The Register also digs deeper into a story we first reported yesterday, Long Prairie Packing's Postville job fair. A rep for the LPP told the Register that, under normal conditions, meatpackers don't recruit in each other's territory.
This is an exception and is happening because…
Minnesota meatpacker woos unhappy Postville workers
BY TONY LEYS • [email protected] • SEPTEMBER 18, 2008
Postville, Ia. — A Minnesota meatpacking plant is trying to lure away workers from the Agriprocessors plant here.
Long Prairie Packing of Long Prairie, Minn., placed a large ad in Wednesday's Postville Herald-Leader, announcing that it would pay at least $11 an hour, plus bonuses of up to $3,000 for workers who stay at least three months. The company has scheduled a job fair in downtown Postville on Saturday and Sunday.
The ad was the talk of the town, which has been rocked by allegations of worker mistreatment at Agriprocessors.
The plant was the site of a massive immigration raid in May, and it has been struggling to replace the hundreds of illegal-immigrant workers who were arrested or fled. Its owner and four managers face state charges of illegally using child labor at the plant, which they deny.
An executive for Long Prairie's parent company acknowledged that it was trying to recruit unhappy Agriprocessors workers.
Bill LaMarr, industrial relations manager for American Foods Group, said it was unusual for one plant to do that to another. "In the past, we've generally respected each other's territory," he said.
But he added that his company had heard of widespread displeasure with conditions and pay at Agriprocessors, and it hopes to hire about 100 workers for the plant in Minnesota and another facility in Nebraska. The company will help new workers move and find affordable housing, he said.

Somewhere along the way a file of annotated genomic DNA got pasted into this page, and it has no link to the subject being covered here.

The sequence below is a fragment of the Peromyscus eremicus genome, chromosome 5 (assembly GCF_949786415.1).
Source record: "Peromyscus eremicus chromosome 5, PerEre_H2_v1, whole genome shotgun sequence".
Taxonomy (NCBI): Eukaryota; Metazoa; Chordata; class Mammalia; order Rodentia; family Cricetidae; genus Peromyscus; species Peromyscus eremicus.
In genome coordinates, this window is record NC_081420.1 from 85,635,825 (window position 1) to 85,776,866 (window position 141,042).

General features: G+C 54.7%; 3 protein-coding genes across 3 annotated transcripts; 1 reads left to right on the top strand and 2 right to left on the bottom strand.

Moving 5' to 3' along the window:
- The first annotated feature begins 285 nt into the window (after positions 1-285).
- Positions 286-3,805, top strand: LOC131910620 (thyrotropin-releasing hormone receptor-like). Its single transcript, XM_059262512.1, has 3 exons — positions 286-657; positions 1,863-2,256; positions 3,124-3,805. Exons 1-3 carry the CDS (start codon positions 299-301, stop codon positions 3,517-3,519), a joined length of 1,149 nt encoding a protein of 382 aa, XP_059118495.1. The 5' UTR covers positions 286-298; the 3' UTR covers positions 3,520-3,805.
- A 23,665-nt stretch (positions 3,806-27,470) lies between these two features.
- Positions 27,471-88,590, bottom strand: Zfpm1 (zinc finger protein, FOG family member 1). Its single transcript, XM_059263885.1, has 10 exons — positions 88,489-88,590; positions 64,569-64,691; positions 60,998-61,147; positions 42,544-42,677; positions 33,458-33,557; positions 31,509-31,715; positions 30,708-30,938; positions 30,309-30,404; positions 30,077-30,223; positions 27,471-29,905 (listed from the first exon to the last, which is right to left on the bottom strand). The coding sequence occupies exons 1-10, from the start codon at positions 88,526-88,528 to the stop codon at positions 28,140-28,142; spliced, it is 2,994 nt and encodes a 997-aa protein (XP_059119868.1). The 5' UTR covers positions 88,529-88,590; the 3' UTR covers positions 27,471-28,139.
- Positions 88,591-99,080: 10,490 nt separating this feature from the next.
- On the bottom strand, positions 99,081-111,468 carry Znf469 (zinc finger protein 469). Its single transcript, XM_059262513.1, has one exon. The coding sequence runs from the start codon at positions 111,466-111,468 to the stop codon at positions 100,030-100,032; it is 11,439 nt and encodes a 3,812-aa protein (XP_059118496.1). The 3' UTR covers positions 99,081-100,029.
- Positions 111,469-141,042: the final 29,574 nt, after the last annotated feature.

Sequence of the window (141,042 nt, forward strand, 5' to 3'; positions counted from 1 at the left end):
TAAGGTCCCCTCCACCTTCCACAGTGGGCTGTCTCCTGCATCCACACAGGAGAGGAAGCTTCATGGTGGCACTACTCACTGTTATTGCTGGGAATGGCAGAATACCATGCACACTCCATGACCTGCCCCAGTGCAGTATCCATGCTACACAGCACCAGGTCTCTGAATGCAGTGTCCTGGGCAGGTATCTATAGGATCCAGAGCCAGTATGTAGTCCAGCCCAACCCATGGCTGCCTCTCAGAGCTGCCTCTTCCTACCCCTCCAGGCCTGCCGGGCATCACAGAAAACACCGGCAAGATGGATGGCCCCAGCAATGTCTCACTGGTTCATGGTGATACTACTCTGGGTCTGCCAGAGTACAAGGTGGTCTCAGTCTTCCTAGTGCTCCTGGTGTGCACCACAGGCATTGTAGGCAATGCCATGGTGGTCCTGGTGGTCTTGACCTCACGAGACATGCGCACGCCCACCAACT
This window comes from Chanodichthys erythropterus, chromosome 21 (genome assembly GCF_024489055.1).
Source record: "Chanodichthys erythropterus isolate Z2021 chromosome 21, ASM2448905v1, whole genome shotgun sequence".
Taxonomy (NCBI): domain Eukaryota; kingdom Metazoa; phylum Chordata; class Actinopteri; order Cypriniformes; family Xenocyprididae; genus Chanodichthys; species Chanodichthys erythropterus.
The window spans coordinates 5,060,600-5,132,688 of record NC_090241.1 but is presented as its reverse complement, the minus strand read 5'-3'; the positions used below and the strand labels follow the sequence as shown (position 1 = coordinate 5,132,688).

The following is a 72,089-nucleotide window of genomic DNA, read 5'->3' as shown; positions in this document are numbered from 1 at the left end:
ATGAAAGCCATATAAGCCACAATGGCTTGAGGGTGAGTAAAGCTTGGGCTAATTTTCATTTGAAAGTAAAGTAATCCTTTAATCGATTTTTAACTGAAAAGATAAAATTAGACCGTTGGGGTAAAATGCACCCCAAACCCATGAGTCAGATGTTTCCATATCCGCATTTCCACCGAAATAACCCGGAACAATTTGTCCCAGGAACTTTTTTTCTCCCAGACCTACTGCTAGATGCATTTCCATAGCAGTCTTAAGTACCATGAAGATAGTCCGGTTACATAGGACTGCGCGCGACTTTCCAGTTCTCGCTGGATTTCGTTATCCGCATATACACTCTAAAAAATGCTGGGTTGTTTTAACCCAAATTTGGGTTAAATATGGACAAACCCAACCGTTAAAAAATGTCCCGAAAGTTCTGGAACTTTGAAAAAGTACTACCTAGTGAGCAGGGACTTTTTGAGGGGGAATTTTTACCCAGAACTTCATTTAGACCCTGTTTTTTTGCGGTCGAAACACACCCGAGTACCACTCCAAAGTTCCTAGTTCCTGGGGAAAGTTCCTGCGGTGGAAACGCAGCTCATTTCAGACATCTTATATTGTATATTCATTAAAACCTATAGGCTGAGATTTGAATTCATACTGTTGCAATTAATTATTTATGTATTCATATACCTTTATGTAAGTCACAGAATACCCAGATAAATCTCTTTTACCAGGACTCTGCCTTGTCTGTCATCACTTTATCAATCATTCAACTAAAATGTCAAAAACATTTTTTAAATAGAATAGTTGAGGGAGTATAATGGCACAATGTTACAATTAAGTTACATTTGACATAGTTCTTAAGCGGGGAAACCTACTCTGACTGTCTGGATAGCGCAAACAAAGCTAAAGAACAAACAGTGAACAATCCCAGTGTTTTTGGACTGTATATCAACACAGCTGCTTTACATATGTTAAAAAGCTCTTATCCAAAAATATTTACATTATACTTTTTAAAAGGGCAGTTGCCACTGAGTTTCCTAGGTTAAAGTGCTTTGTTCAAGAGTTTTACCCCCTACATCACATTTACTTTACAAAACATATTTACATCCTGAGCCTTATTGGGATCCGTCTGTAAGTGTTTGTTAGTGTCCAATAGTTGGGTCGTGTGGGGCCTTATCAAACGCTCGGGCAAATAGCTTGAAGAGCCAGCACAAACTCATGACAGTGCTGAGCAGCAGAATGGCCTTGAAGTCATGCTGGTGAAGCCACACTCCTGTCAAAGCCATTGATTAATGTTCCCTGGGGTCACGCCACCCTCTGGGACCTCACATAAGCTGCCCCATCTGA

Agriprocessors' leaders have said they have raised their starting pay from about $8 to $10 per hour since the raid. They did not immediately reply to a request for comment on their competitor's ploy.
The Rev. Paul Ouderkirk, a Postville priest and Agriprocessors critic, said he is encouraging the company's workers to attend the job fair. "We're going to notify everybody about this — I mean everybody," he said. "I hope they pack the place to the roof."
Marcus Valdez, a Texas native who worked several weeks at Agriprocessors, said he understood why the other company decided to recruit in the Postville company's backyard. "They probably knew there's a lot of people here who aren't working there anymore who have some experience," he said.
Valdez said he recently quit because his paychecks were being shorted, which has been a common complaint among recent Agriprocessors workers. He said he probably would check out the competing company's offerings.
Several natives of Somalia, who have flocked to Postville this summer, predicted their countrymen would be interested in the new offer. They noted that many of the Somalian refugees lived in the Minneapolis area before moving to Iowa, and some still have families there.
Samir Jaylani, a Somali refugee who briefly worked at Agriprocessors, said he was intrigued by the new offer from Minnesota. "I'd go there today," he said after reading the newspaper ad.
A union consultant, Avram Lyon